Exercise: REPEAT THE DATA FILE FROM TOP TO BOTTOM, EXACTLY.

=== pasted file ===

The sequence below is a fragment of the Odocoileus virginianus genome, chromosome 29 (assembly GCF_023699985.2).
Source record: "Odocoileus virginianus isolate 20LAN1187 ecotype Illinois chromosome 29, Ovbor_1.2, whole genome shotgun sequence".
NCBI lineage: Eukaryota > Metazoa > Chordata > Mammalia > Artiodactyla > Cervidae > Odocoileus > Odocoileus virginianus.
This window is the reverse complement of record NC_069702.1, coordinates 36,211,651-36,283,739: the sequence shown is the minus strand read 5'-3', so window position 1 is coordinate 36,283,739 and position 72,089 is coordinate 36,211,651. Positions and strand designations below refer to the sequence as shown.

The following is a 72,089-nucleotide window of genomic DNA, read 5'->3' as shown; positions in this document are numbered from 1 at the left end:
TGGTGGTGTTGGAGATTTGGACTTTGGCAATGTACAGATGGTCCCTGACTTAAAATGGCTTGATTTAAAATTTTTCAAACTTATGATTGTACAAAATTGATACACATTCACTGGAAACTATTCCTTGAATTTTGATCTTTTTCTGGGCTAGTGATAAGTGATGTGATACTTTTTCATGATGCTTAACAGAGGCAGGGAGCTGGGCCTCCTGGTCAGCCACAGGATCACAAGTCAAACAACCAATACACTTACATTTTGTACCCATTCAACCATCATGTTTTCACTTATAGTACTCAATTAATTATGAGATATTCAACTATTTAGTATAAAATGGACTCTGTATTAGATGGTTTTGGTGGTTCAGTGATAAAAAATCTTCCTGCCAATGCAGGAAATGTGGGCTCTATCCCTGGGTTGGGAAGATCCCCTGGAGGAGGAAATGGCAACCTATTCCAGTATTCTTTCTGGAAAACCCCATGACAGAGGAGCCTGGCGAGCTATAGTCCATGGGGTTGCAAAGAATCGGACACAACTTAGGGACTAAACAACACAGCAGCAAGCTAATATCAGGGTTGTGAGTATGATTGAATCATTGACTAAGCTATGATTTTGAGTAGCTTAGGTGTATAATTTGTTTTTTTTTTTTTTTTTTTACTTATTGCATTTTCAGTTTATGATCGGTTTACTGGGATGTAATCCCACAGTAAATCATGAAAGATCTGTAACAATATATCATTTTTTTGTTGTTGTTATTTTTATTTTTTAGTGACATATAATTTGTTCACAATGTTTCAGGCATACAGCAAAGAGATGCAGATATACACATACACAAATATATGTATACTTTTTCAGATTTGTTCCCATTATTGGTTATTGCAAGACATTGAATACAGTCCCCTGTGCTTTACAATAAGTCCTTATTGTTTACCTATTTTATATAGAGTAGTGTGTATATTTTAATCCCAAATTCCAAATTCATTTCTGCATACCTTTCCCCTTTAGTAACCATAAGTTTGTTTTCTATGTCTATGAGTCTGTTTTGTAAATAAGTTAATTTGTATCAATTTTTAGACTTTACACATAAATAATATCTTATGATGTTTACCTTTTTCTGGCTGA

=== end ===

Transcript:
The sequence below is a fragment of the Odocoileus virginianus genome, chromosome 29 (assembly GCF_023699985.2).
Source record: "Odocoileus virginianus isolate 20LAN1187 ecotype Illinois chromosome 29, Ovbor_1.2, whole genome shotgun sequence".
NCBI lineage: Eukaryota > Metazoa > Chordata > Mammalia > Artiodactyla > Cervidae > Odocoileus > Odocoileus virginianus.
This window is the reverse complement of record NC_069702.1, coordinates 36,211,651-36,283,739: the sequence shown is the minus strand read 5'-3', so window position 1 is coordinate 36,283,739 and position 72,089 is coordinate 36,211,651. Positions and strand designations below refer to the sequence as shown.

The following is a 72,089-nucleotide window of genomic DNA, read 5'->3' as shown; positions in this document are numbered from 1 at the left end:
TGGTGGTGTTGGAGATTTGGACTTTGGCAATGTACAGATGGTCCCTGACTTAAAATGGCTTGATTTAAAATTTTTCAAACTTATGATTGTACAAAATTGATACACATTCACTGGAAACTATTCCTTGAATTTTGATCTTTTTCTGGGCTAGTGATAAGTGATGTGATACTTTTTCATGATGCTTAACAGAGGCAGGGAGCTGGGCCTCCTGGTCAGCCACAGGATCACAAGTCAAACAACCAATACACTTACATTTTGTACCCATTCAACCATCATGTTTTCACTTATAGTACTCAATTAATTATGAGATATTCAACTATTTAGTATAAAATGGACTCTGTATTAGATGGTTTTGGTGGTTCAGTGATAAAAAATCTTCCTGCCAATGCAGGAAATGTGGGCTCTATCCCTGGGTTGGGAAGATCCCCTGGAGGAGGAAATGGCAACCTATTCCAGTATTCTTTCTGGAAAACCCCATGACAGAGGAGCCTGGCGAGCTATAGTCCATGGGGTTGCAAAGAATCGGACACAACTTAGGGACTAAACAACACAGCAGCAAGCTAATATCAGGGTTGTGAGTATGATTGAATCATTGACTAAGCTATGATTTTGAGTAGCTTAGGTGTATAATTTGTTTTTTTTTTTTTTTTTTTACTTATTGCATTTTCAGTTTATGATCGGTTTACTGGGATGTAATCCCACAGTAAATCATGAAAGATCTGTAACAATATATCATTTTTTTGTTGTTGTTATTTTTATTTTTTAGTGACATATAATTTGTTCACAATGTTTCAGGCATACAGCAAAGAGATGCAGATATACACATACACAAATATATGTATACTTTTTCAGATTTGTTCCCATTATTGGTTATTGCAAGACATTGAATACAGTCCCCTGTGCTTTACAATAAGTCCTTATTGTTTACCTATTTTATATAGAGTAGTGTGTATATTTTAATCCCAAATTCCAAATTCATTTCTGCATACCTTTCCCCTTTAGTAACCATAAGTTTGTTTTCTATGTCTATGAGTCTGTTTTGTAAATAAGTTAATTTGTATCAATTTTTAGACTTTACACATAAATAATATCTTATGATGTTTACCTTTTTCTGGCTGA